I have enjoyed a considerable amount of help with this paper. My special thanks to Keith Butler, Kevin Falvey, Terry Horgan, Cory Juhl, Brian McLaughlin, Juergen Schroeder and Bob Stecker who read and commented on earlier drafts and prompted useful modifications. Brian McLaughlin also discussed many of the fine points of the argument via email correspondence. Cory Juhl noted a very significant oversight in an earlier draft. Thanks also to audiences at the University of Texas-Austin, the 1993 Pacific Meeting of the APA, and the 1994 meeting of the Central States Philosophical Association, where earlier versions of this paper were presented.
Version of Record online: 4 MAY 2007
Mind & Language
Volume 12, Issue 2, pages 115–136, June 1997
How to Cite
AIZAWA, K. (1997), Explaining Systematicity. Mind & Language, 12: 115–136. doi: 10.1111/j.1468-0017.1997.tb00065.x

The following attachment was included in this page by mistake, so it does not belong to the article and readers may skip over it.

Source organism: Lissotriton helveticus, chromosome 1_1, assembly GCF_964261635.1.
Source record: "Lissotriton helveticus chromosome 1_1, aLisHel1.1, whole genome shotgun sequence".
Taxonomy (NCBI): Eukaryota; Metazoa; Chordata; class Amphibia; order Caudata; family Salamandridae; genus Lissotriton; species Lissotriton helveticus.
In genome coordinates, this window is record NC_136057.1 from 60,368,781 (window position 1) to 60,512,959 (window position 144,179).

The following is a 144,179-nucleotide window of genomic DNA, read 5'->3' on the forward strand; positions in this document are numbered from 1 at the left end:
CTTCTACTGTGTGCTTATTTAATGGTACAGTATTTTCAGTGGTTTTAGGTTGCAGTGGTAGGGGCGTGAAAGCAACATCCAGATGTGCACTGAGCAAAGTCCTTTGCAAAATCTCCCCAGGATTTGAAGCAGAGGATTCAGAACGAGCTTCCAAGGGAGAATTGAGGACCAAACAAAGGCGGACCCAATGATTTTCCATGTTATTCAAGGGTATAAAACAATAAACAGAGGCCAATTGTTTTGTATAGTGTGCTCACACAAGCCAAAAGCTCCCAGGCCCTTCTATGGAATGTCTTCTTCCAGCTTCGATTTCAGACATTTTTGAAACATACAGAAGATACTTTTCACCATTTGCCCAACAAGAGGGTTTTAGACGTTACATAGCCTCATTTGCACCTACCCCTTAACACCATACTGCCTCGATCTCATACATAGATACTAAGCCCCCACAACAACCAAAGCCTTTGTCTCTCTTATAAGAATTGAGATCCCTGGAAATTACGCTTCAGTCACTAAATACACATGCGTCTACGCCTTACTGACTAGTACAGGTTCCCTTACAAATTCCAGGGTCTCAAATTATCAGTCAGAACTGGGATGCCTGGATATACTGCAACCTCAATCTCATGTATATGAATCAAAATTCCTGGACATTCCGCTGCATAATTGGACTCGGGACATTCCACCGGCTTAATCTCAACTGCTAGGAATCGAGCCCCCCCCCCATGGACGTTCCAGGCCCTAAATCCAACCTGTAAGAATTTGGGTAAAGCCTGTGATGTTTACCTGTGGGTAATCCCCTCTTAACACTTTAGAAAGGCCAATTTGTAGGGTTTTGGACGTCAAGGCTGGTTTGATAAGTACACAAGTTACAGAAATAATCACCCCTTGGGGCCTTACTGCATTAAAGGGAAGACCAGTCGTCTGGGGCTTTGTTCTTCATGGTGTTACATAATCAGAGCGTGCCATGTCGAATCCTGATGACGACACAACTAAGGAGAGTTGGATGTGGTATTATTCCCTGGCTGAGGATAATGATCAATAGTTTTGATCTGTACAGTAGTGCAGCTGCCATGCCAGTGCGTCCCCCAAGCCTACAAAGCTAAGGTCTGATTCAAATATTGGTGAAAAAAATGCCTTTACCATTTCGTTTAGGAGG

- Issue online: 4 MAY 2007
- Version of Record online: 4 MAY 2007
Abstract: Despite the considerable attention that the systematicity argument has enjoyed, it is worthwhile examining the argument within the context of similar explanatory arguments from the history of science. This kind of analysis helps show that Connectionism, qua Connectionism, really does not have an explanation of systematicity. Second, and more surprisingly, one finds that the systematicity argument sets such a high explanatory standard that not even Classicism can explain the systematicity of thought.